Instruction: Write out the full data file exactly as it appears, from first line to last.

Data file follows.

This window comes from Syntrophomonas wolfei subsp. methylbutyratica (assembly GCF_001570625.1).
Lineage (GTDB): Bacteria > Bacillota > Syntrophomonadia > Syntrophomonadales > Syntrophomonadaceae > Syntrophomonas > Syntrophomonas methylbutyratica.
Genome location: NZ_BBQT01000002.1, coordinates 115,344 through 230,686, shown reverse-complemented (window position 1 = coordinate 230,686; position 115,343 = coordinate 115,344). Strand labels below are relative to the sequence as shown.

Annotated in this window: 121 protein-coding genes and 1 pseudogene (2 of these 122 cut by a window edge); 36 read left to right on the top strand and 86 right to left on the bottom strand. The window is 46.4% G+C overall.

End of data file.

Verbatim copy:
This window comes from Syntrophomonas wolfei subsp. methylbutyratica (assembly GCF_001570625.1).
Lineage (GTDB): Bacteria > Bacillota > Syntrophomonadia > Syntrophomonadales > Syntrophomonadaceae > Syntrophomonas > Syntrophomonas methylbutyratica.
Genome location: NZ_BBQT01000002.1, coordinates 115,344 through 230,686, shown reverse-complemented (window position 1 = coordinate 230,686; position 115,343 = coordinate 115,344). Strand labels below are relative to the sequence as shown.

Annotated in this window: 121 protein-coding genes and 1 pseudogene (2 of these 122 cut by a window edge); 36 read left to right on the top strand and 86 right to left on the bottom strand. The window is 46.4% G+C overall.